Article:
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Gilead's NASH drug fails again

Drug failed to match results from placebo group


Gilead's chances of winning the first-to-market nonalcoholic steatohepatitis (NASH) race has dwindled after one of its key candidates selonsertib failed in a crucial phase 3 test.

During the STELLAR-3 trial, the apoptosis signal-regulating kinase 1 (ASK1) inhibitor failed to meet its primary endpoint, which was to improve fibrosis without worsening of NASH in those with bridging fibrosis (F3).

Gilead was hit with very similar news two months ago, where selonsertib failed another phase 3 test, STELLAR-4, that involved advanced NASH patients (F4) whose disease progressed into compensated cirrhosis.

Analysts already had low expectations for the drug to make much of an impact in F4group, primarily because the drug’s main mechanism of action is to tackle inflammation and fat deposition rather than fibrosis, the main marker in F4 patients.

However, analysts remained hopeful that the drug could demonstrate better results in the F3 subgroup, but during the 802 patient enrolled study, only 9.3% of those treated with selonsertib at 18mg, and 12.1% of those treated with the drug at 6mg, achieved the endpoint.

This was compared to the placebo group, which saw 13.2% of patients achieve the same result.

“While we had hoped for different outcomes from the STELLAR programme, we remain focused and committed to developing highly effective treatments for patients living with advanced fibrosis due to NASH,” said John McHutchison, chief scientific officer and head of research and development, Gilead.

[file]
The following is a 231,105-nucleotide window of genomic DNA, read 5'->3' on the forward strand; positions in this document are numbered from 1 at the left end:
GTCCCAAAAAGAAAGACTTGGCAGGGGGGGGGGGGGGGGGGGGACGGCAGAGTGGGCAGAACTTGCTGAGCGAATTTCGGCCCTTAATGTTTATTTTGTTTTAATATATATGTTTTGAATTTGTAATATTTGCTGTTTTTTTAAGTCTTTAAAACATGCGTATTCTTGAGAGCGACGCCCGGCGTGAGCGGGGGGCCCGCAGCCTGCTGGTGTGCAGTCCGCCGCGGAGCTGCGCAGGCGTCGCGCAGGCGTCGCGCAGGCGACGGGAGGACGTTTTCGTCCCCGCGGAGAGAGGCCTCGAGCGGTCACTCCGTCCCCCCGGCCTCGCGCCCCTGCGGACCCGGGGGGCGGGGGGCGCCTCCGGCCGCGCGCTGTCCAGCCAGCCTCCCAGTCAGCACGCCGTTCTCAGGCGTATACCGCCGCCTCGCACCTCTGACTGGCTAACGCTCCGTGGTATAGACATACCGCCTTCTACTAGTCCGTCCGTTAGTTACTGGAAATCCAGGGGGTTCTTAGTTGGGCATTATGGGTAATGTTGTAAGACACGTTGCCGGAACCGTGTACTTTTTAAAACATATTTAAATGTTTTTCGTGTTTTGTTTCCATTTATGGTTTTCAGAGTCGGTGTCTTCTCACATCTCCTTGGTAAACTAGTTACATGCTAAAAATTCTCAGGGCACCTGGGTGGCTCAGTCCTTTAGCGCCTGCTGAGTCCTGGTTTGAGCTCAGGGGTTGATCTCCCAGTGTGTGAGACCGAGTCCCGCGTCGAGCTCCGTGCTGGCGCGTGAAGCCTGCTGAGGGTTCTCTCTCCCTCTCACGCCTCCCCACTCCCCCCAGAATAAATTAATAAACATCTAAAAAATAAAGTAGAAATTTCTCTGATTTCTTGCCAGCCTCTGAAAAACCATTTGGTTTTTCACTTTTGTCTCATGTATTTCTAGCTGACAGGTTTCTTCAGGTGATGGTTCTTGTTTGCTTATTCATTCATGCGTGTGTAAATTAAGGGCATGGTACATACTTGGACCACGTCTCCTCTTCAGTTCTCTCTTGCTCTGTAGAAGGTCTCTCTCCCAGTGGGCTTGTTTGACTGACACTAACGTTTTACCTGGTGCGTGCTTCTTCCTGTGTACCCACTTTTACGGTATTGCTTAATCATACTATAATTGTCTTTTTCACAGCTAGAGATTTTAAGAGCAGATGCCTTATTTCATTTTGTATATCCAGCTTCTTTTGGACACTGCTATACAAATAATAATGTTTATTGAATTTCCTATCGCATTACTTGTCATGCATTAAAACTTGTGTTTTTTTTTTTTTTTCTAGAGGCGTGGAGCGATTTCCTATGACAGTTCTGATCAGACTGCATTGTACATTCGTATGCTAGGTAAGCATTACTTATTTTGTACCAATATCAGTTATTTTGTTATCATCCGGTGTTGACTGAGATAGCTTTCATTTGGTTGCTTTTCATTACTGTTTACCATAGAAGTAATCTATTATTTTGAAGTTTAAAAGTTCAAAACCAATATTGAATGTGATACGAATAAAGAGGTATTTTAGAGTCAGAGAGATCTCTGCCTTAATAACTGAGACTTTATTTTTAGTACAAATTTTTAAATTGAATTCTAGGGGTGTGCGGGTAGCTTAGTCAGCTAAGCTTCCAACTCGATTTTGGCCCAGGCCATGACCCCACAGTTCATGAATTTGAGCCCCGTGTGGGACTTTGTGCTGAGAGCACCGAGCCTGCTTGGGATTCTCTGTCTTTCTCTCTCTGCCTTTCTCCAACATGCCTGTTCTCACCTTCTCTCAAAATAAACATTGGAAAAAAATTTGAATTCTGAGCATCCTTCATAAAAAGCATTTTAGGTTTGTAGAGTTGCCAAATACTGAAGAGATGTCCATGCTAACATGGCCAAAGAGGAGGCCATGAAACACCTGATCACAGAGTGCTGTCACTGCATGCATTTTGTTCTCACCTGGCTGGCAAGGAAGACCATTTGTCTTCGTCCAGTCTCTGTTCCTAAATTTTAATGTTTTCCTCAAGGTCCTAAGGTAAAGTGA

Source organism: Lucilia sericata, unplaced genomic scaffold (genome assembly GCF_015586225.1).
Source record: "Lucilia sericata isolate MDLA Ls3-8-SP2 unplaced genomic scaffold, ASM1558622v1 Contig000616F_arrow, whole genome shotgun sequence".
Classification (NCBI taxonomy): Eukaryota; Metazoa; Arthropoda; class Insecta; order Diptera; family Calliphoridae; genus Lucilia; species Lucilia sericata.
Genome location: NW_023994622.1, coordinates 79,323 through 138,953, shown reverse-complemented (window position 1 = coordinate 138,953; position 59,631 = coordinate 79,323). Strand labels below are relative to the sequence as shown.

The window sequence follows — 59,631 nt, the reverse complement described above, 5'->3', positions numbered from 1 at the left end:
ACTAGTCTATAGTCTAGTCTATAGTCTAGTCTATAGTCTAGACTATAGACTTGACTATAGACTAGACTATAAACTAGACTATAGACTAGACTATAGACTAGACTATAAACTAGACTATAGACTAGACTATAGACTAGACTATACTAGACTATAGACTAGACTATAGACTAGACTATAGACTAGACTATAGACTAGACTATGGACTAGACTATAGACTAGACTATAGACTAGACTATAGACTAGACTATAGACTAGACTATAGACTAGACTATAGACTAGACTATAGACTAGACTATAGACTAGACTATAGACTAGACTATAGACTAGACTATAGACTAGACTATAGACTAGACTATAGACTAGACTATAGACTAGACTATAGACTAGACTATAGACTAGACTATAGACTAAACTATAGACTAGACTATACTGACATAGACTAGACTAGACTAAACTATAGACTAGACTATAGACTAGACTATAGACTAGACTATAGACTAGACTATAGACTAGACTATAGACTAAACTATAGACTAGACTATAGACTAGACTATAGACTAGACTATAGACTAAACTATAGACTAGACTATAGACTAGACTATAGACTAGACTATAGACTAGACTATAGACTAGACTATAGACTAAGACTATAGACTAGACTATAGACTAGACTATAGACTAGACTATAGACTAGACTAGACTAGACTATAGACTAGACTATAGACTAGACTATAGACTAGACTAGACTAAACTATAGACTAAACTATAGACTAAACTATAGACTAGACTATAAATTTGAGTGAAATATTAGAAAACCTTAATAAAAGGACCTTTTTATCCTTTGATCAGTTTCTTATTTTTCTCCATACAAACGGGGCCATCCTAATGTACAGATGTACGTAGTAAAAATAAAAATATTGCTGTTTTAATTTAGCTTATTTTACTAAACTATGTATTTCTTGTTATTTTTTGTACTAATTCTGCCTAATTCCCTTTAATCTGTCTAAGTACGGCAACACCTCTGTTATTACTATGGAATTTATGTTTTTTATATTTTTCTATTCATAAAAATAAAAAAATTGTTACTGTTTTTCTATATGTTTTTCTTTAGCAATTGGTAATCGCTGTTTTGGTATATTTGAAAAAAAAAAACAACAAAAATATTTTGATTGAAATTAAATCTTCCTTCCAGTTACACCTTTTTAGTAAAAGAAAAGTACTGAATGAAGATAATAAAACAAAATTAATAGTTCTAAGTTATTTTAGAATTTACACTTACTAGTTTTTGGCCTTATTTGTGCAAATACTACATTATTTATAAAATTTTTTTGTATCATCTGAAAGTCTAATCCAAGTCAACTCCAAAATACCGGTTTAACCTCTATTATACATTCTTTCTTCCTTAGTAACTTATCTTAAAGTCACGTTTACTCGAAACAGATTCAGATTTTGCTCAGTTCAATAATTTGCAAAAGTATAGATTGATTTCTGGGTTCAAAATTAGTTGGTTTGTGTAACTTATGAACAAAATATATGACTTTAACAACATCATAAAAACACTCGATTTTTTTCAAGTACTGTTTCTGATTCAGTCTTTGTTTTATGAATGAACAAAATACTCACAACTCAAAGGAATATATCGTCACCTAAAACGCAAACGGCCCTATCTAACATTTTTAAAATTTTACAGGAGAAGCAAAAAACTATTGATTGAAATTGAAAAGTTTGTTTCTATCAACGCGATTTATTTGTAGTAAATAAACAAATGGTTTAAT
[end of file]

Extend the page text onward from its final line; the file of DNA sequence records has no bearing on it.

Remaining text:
McHutchinson said the company will continue to work with the STELLAR data and its external collaborators, such as PathAI and insitro, to further its understanding of this complex disease.

Gilead isn’t calling it quits on the drug just yet, highlighting its phase 2 ATLAS trial, which involves testing selonsertib in a regimen made up of cilofexor and firsocostat in patients with advanced fibrosis due to NASH.

That data will be available later this year, and McHutchison said Gilead now believes that an effective therapy for NASH will “ultimately require a combination approach”.

Although the setback is disappointing for Gilead, the California, US-based drugmaker has other assets in its pipeline for NASH, mostly due to various acquisitions over the years, including Arresto, Pfenex and Nimbus Apollo.

A number of other major pharma players such as Pfizer, Novartis, Allergan, Merck & Co and BMS are pursuing a treatment for NASH however, making Gilead far from alone in trying to bring a candidate to market.

The company seen as closest to this goal is Intercept, which recently presented further data backing up its case for Ocaliva in NASH.

Three times as many patients on the higher 25mg dose of Ocaliva in the REGENERATE study saw an improvement of two stages or more in their liver fibrosis compared to placebo (13.3% versus 4.5%).

However, the results were far from a home run, as Ocaliva missed a co-primary endpoint of resolving NASH, and more than half of patients on the 25mg dose experience pruritus (severe itching of the skin) to the point where 9% had to abandon treatment.

Article by
Gemma Jones

25th April 2019

From: Research



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